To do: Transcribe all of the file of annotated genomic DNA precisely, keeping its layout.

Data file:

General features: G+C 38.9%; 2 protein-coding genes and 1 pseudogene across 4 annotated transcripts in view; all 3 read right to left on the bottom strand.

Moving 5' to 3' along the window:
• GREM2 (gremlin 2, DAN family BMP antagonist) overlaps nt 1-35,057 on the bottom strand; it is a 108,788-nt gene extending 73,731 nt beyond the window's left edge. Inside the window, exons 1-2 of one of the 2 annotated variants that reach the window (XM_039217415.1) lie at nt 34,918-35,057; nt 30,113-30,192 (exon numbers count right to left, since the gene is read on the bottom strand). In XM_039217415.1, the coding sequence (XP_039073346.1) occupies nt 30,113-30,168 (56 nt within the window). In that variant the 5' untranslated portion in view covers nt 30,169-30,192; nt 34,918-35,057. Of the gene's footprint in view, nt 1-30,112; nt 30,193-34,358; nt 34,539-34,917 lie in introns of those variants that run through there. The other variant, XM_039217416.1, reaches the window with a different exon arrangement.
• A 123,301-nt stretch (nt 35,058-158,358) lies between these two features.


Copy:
General features: G+C 38.9%; 2 protein-coding genes and 1 pseudogene across 4 annotated transcripts in view; all 3 read right to left on the bottom strand.

Moving 5' to 3' along the window:
• GREM2 (gremlin 2, DAN family BMP antagonist) overlaps nt 1-35,057 on the bottom strand; it is a 108,788-nt gene extending 73,731 nt beyond the window's left edge. Inside the window, exons 1-2 of one of the 2 annotated variants that reach the window (XM_039217415.1) lie at nt 34,918-35,057; nt 30,113-30,192 (exon numbers count right to left, since the gene is read on the bottom strand). In XM_039217415.1, the coding sequence (XP_039073346.1) occupies nt 30,113-30,168 (56 nt within the window). In that variant the 5' untranslated portion in view covers nt 30,169-30,192; nt 34,918-35,057. Of the gene's footprint in view, nt 1-30,112; nt 30,193-34,358; nt 34,539-34,917 lie in introns of those variants that run through there. The other variant, XM_039217416.1, reaches the window with a different exon arrangement.
• A 123,301-nt stretch (nt 35,058-158,358) lies between these two features.